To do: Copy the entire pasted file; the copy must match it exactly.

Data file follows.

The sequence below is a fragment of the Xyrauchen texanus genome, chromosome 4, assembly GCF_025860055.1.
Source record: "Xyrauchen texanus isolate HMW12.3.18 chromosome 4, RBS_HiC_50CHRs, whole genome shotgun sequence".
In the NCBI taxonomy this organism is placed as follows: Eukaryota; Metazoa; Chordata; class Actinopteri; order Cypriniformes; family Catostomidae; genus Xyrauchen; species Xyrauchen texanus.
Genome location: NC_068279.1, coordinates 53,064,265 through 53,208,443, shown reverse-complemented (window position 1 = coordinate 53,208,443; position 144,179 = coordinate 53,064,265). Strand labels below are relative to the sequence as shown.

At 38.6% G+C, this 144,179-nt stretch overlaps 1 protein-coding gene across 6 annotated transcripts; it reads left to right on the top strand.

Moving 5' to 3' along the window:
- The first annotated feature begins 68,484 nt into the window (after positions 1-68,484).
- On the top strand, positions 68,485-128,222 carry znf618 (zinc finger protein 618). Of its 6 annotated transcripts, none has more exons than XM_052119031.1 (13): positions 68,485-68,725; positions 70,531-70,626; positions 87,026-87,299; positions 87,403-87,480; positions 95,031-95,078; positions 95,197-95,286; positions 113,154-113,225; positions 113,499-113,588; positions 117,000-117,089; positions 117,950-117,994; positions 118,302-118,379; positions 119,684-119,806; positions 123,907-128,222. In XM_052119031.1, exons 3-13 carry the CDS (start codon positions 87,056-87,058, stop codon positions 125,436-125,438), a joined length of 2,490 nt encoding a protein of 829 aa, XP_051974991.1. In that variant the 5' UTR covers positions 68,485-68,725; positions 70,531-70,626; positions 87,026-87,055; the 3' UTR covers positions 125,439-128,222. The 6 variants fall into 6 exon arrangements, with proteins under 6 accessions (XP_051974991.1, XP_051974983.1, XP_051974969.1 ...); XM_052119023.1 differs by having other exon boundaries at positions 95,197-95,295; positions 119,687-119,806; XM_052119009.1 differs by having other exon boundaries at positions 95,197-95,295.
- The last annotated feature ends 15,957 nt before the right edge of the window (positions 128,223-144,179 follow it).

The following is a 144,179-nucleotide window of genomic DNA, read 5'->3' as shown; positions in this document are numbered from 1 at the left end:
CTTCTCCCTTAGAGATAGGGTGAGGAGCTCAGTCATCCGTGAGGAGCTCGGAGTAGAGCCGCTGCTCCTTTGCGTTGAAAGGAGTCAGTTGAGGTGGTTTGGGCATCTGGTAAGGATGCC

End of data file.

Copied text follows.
The sequence below is a fragment of the Xyrauchen texanus genome, chromosome 4, assembly GCF_025860055.1.
Source record: "Xyrauchen texanus isolate HMW12.3.18 chromosome 4, RBS_HiC_50CHRs, whole genome shotgun sequence".
In the NCBI taxonomy this organism is placed as follows: Eukaryota; Metazoa; Chordata; class Actinopteri; order Cypriniformes; family Catostomidae; genus Xyrauchen; species Xyrauchen texanus.
Genome location: NC_068279.1, coordinates 53,064,265 through 53,208,443, shown reverse-complemented (window position 1 = coordinate 53,208,443; position 144,179 = coordinate 53,064,265). Strand labels below are relative to the sequence as shown.

At 38.6% G+C, this 144,179-nt stretch overlaps 1 protein-coding gene across 6 annotated transcripts; it reads left to right on the top strand.

Moving 5' to 3' along the window:
- The first annotated feature begins 68,484 nt into the window (after positions 1-68,484).
- On the top strand, positions 68,485-128,222 carry znf618 (zinc finger protein 618). Of its 6 annotated transcripts, none has more exons than XM_052119031.1 (13): positions 68,485-68,725; positions 70,531-70,626; positions 87,026-87,299; positions 87,403-87,480; positions 95,031-95,078; positions 95,197-95,286; positions 113,154-113,225; positions 113,499-113,588; positions 117,000-117,089; positions 117,950-117,994; positions 118,302-118,379; positions 119,684-119,806; positions 123,907-128,222. In XM_052119031.1, exons 3-13 carry the CDS (start codon positions 87,056-87,058, stop codon positions 125,436-125,438), a joined length of 2,490 nt encoding a protein of 829 aa, XP_051974991.1. In that variant the 5' UTR covers positions 68,485-68,725; positions 70,531-70,626; positions 87,026-87,055; the 3' UTR covers positions 125,439-128,222. The 6 variants fall into 6 exon arrangements, with proteins under 6 accessions (XP_051974991.1, XP_051974983.1, XP_051974969.1 ...); XM_052119023.1 differs by having other exon boundaries at positions 95,197-95,295; positions 119,687-119,806; XM_052119009.1 differs by having other exon boundaries at positions 95,197-95,295.
- The last annotated feature ends 15,957 nt before the right edge of the window (positions 128,223-144,179 follow it).

The following is a 144,179-nucleotide window of genomic DNA, read 5'->3' as shown; positions in this document are numbered from 1 at the left end:
CTTCTCCCTTAGAGATAGGGTGAGGAGCTCAGTCATCCGTGAGGAGCTCGGAGTAGAGCCGCTGCTCCTTTGCGTTGAAAGGAGTCAGTTGAGGTGGTTTGGGCATCTGGTAAGGATGCC